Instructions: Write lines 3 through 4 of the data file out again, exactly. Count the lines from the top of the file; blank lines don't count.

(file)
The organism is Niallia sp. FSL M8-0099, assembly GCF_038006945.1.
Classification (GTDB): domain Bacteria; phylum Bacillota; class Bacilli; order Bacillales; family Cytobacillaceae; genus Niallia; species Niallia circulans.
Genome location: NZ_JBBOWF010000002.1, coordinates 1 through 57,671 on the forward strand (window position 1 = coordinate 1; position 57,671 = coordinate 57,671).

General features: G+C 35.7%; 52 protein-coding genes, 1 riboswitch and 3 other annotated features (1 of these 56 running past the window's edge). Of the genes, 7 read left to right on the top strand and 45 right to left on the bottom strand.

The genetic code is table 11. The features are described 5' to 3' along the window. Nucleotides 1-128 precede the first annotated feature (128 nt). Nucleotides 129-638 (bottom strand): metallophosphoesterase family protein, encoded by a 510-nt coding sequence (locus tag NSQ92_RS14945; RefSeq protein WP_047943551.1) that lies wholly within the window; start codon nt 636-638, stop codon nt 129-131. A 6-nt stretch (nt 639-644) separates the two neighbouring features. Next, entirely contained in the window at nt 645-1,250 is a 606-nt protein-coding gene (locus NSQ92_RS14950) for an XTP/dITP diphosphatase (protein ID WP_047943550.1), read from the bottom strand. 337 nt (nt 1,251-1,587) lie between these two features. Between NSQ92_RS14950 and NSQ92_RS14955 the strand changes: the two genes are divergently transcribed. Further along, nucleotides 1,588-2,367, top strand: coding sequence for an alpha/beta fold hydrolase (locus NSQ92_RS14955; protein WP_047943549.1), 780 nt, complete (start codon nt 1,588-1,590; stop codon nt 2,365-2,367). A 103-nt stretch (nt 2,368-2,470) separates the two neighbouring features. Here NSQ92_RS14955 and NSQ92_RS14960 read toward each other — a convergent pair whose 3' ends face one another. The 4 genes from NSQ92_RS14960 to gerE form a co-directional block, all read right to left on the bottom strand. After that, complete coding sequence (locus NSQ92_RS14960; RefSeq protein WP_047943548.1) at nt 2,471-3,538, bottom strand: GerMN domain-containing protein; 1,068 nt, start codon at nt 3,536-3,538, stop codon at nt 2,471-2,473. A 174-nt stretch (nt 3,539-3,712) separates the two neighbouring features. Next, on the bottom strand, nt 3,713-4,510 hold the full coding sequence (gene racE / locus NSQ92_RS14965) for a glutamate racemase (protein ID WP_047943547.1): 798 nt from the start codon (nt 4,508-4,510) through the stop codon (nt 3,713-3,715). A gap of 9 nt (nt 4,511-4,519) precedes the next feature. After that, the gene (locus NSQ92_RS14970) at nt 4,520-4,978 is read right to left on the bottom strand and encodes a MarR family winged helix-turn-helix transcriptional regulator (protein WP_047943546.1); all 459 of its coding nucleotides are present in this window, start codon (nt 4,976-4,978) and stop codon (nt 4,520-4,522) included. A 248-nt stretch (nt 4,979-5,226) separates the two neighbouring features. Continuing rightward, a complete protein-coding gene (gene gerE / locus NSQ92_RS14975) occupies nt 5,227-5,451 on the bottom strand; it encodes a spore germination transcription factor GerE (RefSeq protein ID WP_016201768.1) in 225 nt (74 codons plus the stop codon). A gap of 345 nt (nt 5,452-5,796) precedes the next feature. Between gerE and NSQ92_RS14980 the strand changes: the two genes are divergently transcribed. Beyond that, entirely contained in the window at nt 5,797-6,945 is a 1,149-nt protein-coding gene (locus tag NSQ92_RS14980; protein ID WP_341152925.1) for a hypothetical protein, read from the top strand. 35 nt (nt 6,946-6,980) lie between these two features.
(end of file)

Genome location: NZ_JBBOWF010000002.1, coordinates 1 through 57,671 on the forward strand (window position 1 = coordinate 1; position 57,671 = coordinate 57,671).

General features: G+C 35.7%; 52 protein-coding genes, 1 riboswitch and 3 other annotated features (1 of these 56 running past the window's edge). Of the genes, 7 read left to right on the top strand and 45 right to left on the bottom strand.